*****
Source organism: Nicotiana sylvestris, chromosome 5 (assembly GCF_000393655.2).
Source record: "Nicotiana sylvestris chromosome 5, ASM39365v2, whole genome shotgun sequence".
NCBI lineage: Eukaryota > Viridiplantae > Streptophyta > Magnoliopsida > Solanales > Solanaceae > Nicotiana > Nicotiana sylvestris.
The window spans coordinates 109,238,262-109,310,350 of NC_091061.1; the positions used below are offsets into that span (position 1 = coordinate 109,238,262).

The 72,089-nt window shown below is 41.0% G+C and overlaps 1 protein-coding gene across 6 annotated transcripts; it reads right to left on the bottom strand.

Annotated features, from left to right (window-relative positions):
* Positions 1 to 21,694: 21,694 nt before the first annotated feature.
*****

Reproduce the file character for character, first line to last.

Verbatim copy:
Source organism: Nicotiana sylvestris, chromosome 5 (assembly GCF_000393655.2).
Source record: "Nicotiana sylvestris chromosome 5, ASM39365v2, whole genome shotgun sequence".
NCBI lineage: Eukaryota > Viridiplantae > Streptophyta > Magnoliopsida > Solanales > Solanaceae > Nicotiana > Nicotiana sylvestris.
The window spans coordinates 109,238,262-109,310,350 of NC_091061.1; the positions used below are offsets into that span (position 1 = coordinate 109,238,262).

The 72,089-nt window shown below is 41.0% G+C and overlaps 1 protein-coding gene across 6 annotated transcripts; it reads right to left on the bottom strand.

Annotated features, from left to right (window-relative positions):
* Positions 1 to 21,694: 21,694 nt before the first annotated feature.